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Inspiration/Musings

Western science is finally catching up with Traditional Knowledge

From The Conversation: Are Indigenous and Western systems of knowledge categorically antithetical? Or do they offer multiple points of entry into knowledge of the world? As ways of knowing, both systems share important and fundamental attributes. There are also many cases where science and history are catching up with what Indigenous peoples have long known.

Hope from chaos: could political upheaval lead to a new green epoch?

Kevin Anderson writes in The Conversation: Most political and economic pontificators, buttressed by naysayers and established elites, remain incapable of seeing beyond their familiar 20th century horizon. But the 21st century is already proving how the future is a different country –one that could yet be shaped by alternative interpretations of prosperity, sustainability and equity.

Announcing the ‘Atlas of Utopias’

From Transformative Cities: The Atlas of Utopias is a global gallery of inspiring community led transformation in water, energy and housing. The atlas features 32 communities from 19 countries who responded to the Transformative Cities initiative which seeks to learn from cities working on radical solutions to our world’s systemic economic, social and ecological crises.

Cracks in capitalism’s wall: Zapatistas and the struggle to decolonise science

From Toward Freedom: The second iteration of ConCiencias, a conference creating dialogue between the Zapatista’s and leading left wing scientists from throughout the world, took place at San Cristobal de Las Casas. The struggle to decolonize knowledge is part and parcel of the Zapatista’s broader project of resisting indigenous genocide, neoliberal capitalism, and political repression.

Pablo Solon: Vivir Bien – Old cosmovisions and new paradigms

From GreatTransition.org: The concept of Vivir Bien (or Buen Vivir), reflecting an indigenous cosmovision that emphasizes living in harmony with nature and one another, gained international attention as an alternative to the rampage of neoliberalism. As its popularity has grown, however, its meaning has been compromised, warns Pablo Solon, Bolivia’s former ambassador to the UN.

Constructing hope: ‘Green Earth’ by Kim Stanley Robinson

Adrian Ayres Fisher writes: Part of the relatively new ‘cli fi’ genre, Kim Stanley Robinson‘s novel ‘Green Earth’, is full of climate change related, extreme weather disasters. It could have been yet another nightmarish fantasy trip. Instead, with underpinnings of Shakespearean comedy, its tone and structure convey hopefulness and there are moments of true joy.

Obituary: Dhrubajyoti Ghosh, intrepid defender of Kolkata’s wetlands

Dhrubajyoti Ghosh, one of India’s most courageous and persevering environmentalists, is no more. Here’s a tribute to Ghosh, best known for his campaign to save East Kolkata’s wetlands and its fisher and farming communities from the city’s real estate mafia. Also included, a video where he explains the concepts of cognitive apartheid and positive footprint.

Bookshelf: Alternative Futures: India Unshackled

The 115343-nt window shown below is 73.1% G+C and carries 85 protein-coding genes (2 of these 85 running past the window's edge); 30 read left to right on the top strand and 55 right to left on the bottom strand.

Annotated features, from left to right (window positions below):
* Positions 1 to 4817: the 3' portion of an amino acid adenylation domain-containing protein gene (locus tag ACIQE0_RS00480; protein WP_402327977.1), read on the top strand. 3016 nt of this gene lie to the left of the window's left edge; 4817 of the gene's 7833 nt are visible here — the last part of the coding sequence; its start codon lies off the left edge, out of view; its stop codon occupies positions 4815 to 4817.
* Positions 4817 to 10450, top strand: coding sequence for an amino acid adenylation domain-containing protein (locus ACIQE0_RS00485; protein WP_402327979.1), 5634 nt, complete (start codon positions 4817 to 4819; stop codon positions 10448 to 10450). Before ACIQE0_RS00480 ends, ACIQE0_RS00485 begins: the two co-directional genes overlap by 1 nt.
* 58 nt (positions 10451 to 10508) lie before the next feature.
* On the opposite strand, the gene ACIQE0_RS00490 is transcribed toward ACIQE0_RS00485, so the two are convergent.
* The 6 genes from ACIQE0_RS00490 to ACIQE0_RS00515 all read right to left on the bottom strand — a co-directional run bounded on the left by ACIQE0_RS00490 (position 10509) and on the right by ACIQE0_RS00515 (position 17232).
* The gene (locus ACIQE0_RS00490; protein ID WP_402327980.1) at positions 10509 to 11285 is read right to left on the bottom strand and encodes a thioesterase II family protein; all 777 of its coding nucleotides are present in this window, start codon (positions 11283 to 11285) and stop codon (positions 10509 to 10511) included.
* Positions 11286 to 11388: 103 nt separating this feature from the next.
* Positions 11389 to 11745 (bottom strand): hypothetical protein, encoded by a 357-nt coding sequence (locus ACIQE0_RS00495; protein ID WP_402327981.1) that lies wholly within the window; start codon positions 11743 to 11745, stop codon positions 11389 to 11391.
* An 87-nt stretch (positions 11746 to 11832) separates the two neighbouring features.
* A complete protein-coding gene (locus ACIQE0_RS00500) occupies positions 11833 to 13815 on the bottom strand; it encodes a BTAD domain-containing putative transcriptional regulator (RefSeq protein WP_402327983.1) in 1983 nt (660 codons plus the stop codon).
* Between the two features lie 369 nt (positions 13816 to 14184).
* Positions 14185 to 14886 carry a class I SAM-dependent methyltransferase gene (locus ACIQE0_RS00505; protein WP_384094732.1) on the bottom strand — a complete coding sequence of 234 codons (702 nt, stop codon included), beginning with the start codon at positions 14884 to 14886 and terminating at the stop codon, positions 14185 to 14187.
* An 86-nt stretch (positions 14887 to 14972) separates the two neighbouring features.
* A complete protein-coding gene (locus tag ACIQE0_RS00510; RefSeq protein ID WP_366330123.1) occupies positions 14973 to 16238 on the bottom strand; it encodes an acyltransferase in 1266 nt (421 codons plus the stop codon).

A remarkable, first-ever collection of essays on India’s future, by a diverse set of authors – activists, researchers, media practitioners – those who have influenced policies and those working at the grassroots. It presents scenarios of an India that is politically and socially egalitarian, radically democratic, ecologically sustainable and economically equitable, and socio-culturally diverse and harmonious.

Project Puchki: Raising awareness on sustainable living and menstrual hygiene

Minhaj Ameen writes: Project Puchki has impacted 70,000 students in 1600 schools across 6 Indian States through 80 interns. It is our to take Project Puchki to all rural households of India and create awareness amongst millions of students who are currently outside the gambit of fundamental education on environmental sustainability, sanitation and menstrual hygiene.

Atulya Bingham: The forest man

Ludwig Appeltans is an experienced permaculture teacher who has lived in the forest for four years. He runs the Earth Ways permaculture project, aiming to reconnect people, land and nature. Here, he is in conversation with Atulya Bingham, an earth building practitioner who has lived close to nature for many years in her native Turkey.

Three interviews: Medha Patkar, Bertha Zúñiga Cáceres and Nonhle Mbuthuma

From The Transnational Institute: Women everywhere are leading struggles against corporate crimes and defending their communities and the dignity of all people, risking their lives in the process. To introduce our 2018 report on counter-power, we interviewed three women activists who have displayed incredible courage, determination and creativity to confront corporate power and state violence.

A tribute to Romulus Whitaker, the ‘Snake man of India’

A tribute to Romulus Whitaker, recently awarded the Padma Shri, among India’s highest civilian honours. Here, the acclaimed herpetologist talks about his decades of work with reptiles which led to setting up of six pioneering institutions including the famous Madras Crocodile Bank, apart from giving snakes and reptiles a positive place in the Indian public’s mind.

Why we can no longer shrink from the most urgent conversation on the planet

Richard Heinberg writes: Many problems are converging at once because society is a complex system, and the challenges we have been discussing are aspects of a systemic crisis. A useful way to frame an integrated understanding of the 21st century survival challenge is this: we humans have overshot Earth’s long-term carrying capacity for our species.

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